Narcolepsy is explained in the International Classification of Sleep Disorders as "a disease of unknown etiology distinguished by severe sleepiness during the day, poor night sleep, cataplexy and pathological manifestations of REM sleep, such as the appearance of short episodes of REM sleep in an awake person or sleep attacks", "microsleep", sleep paralysis, and sleep-related hallucinations”.
The prevalence of this sleep disorder in the population ranges from 0.03 to 0.16%. The disease is equally common among men and women, most likely its onset before the age of 20. There is a fairly close correlation of narcolepsy with certain histocompatibility antigens HLA DR2.
The classic manifestation of the disorder is attacks of falling asleep during the day, which are difficult to resist. Patients can fall asleep while sitting in the theater, in transport, and even while talking. Another important manifestation is attacks of sudden muscle tone drop, especially in emotional situations (laughing till "knee buckling" is a fairly accurate metaphor), which can lead to falls. When falling asleep or on awakening, indidivuals with the disorder may feel or see strange, often threatening images called hypnagogic and hypnapompic hallucinations. These sensations can be accompanied by an equally unpleasant phenomenon a drop in the tone of the muscles of the body (the patient at this time cannot move either an arm or a leg). 40% of individuals with the disorder suffer form of frequent night awakenings.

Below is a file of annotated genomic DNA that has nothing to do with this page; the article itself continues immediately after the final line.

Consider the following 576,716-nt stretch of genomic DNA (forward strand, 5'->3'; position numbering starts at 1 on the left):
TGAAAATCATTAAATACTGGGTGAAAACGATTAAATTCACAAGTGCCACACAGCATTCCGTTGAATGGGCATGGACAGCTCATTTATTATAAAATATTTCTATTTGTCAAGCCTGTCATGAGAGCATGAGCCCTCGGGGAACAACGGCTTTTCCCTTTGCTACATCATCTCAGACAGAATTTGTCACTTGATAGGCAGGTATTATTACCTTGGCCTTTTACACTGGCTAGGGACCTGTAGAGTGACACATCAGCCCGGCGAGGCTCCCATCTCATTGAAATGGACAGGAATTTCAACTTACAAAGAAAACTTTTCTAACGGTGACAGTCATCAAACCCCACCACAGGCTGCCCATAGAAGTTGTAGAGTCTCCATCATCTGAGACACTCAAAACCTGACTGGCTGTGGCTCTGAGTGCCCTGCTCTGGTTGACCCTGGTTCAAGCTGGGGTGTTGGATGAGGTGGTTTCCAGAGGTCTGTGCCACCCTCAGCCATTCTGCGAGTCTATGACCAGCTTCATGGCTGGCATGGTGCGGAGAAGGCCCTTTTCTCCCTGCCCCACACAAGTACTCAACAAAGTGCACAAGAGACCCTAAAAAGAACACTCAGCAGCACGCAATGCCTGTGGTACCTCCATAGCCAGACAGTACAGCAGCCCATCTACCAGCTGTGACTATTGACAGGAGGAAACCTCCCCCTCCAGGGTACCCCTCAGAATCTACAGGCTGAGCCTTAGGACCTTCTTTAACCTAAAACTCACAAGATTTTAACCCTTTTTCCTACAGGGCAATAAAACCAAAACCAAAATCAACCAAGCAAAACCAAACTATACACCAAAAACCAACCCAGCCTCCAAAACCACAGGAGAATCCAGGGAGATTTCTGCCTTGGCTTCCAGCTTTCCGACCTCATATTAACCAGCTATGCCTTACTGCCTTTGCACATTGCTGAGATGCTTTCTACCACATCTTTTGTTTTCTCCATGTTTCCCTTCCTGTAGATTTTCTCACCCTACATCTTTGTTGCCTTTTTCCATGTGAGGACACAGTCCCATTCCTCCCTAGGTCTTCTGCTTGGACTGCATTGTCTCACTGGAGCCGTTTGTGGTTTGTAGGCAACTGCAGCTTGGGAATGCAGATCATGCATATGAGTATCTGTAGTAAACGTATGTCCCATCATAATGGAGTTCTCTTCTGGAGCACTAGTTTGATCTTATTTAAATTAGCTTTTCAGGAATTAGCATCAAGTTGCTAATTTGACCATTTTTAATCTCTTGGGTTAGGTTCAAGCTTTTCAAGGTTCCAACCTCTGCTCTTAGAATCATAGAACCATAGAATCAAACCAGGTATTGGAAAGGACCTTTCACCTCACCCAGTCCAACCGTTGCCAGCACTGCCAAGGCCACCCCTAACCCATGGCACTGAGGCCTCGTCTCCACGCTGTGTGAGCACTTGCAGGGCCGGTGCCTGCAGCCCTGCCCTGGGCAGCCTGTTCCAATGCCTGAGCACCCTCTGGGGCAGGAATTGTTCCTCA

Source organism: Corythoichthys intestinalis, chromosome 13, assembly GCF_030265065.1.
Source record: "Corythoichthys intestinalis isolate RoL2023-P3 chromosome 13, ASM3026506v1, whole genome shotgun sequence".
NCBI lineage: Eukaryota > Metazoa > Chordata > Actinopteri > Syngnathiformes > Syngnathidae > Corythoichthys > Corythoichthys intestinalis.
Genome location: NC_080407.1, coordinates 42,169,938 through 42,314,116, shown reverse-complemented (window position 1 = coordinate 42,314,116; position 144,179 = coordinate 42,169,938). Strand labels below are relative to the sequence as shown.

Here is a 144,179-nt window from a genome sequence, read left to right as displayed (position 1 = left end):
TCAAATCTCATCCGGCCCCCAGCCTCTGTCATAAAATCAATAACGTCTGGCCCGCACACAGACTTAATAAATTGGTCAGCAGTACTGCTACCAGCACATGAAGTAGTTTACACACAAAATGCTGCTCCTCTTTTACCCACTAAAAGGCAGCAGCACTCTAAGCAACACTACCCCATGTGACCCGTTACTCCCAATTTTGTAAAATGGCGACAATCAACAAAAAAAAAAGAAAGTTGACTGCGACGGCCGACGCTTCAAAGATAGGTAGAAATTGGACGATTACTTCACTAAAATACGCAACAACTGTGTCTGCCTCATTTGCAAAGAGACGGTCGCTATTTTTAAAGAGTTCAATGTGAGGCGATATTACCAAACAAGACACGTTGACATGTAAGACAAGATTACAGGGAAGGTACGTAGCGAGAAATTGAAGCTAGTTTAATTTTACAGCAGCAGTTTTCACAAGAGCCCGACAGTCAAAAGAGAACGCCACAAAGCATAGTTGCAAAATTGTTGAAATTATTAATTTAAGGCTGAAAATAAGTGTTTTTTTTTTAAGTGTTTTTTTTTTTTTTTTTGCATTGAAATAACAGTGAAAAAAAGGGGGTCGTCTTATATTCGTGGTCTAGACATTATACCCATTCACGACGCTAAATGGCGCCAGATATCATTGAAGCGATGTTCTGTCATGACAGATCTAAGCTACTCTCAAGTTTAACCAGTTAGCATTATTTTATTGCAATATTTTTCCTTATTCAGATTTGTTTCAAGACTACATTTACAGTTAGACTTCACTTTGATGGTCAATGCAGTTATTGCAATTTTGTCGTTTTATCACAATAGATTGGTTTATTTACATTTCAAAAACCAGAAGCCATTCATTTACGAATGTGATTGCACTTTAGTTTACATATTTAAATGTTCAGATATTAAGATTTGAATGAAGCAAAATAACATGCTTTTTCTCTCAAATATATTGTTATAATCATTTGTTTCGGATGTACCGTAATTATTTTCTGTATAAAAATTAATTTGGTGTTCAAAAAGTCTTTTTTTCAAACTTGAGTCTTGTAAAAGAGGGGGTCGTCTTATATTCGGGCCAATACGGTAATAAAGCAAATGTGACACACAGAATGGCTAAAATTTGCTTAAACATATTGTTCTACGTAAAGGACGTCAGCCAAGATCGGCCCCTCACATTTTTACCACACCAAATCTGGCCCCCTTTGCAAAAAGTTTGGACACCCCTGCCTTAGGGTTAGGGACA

The above clinical manifestations in narcolepsy are associated with disintegration syndrome, manifested by the untimely onset of sleep stages, especially REM sleep.
A polysomnographic study reveals changes in the form of rapid falling asleep (less than 10 minutes) and early onset of REM sleep (within 20 minutes). A large number of nocturnal awakenings are also recorded.
As mentioned in the definition, the causes of the disorder are unknown. Recent research data suggest the leading role of hypothalamic peptides, hypocretins or orexins, in regulating the correct alternation of slow and REM sleep. In narcolepsy, the level of these substances in the cerebrospinal fluid is reduced.
Treatment for narcolepsy includes behavioral and medicinal treatments.
Behavioral include the prevention of industrial and domestic injuries (organization of a safe environment and schedule) and the method of planned falling asleep (short periods of sleep 15-20 minutes with 2-3 hour intervals during the day).